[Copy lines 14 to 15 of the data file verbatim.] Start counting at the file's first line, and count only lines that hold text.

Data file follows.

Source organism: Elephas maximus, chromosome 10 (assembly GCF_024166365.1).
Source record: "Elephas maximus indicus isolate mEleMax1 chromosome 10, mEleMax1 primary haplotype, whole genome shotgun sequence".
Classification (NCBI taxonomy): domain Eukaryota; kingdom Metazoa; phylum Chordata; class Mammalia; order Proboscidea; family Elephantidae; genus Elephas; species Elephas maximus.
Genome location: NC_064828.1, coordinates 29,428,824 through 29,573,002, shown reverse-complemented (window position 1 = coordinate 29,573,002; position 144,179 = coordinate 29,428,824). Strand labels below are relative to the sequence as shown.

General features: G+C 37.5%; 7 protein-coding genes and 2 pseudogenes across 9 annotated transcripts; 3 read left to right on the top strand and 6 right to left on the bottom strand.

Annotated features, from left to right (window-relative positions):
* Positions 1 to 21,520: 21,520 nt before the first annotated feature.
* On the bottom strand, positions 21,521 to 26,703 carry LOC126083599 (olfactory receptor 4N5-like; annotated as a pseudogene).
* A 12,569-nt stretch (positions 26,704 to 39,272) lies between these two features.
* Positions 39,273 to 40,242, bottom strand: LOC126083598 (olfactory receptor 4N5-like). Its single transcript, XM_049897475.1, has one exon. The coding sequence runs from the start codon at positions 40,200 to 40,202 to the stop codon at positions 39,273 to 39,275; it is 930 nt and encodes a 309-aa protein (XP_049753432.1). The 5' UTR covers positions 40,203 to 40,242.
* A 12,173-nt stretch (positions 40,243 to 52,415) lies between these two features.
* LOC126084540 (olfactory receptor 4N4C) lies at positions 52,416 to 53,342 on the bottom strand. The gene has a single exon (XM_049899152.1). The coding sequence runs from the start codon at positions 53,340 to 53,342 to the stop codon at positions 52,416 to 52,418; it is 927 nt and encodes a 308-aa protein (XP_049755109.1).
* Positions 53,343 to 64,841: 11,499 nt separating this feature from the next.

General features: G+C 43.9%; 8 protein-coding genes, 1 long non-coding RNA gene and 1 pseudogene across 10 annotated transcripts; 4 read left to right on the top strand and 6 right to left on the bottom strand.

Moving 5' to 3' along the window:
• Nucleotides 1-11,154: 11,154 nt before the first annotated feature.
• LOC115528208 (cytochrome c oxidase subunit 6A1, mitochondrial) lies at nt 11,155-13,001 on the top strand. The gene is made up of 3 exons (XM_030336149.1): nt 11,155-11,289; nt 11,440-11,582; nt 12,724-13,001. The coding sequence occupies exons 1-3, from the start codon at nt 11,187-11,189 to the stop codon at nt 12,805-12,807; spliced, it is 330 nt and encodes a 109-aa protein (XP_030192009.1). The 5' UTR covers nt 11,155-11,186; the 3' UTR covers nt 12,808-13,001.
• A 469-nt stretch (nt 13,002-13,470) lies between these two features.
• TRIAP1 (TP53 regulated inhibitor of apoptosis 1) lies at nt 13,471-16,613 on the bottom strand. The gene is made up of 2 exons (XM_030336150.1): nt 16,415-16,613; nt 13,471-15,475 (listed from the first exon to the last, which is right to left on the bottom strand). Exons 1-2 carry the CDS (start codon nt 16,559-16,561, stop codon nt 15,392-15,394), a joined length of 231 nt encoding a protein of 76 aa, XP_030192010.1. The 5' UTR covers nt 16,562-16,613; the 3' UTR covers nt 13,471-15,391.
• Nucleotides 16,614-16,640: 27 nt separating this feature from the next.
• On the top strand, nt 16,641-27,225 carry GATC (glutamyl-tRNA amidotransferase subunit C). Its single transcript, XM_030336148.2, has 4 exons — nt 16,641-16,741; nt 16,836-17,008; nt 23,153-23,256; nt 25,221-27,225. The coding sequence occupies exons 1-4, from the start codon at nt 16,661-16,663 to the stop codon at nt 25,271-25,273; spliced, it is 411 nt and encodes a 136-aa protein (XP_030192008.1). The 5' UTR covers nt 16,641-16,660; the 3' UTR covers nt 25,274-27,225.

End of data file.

General features: G+C 43.9%; 8 protein-coding genes, 1 long non-coding RNA gene and 1 pseudogene across 10 annotated transcripts; 4 read left to right on the top strand and 6 right to left on the bottom strand.

Moving 5' to 3' along the window: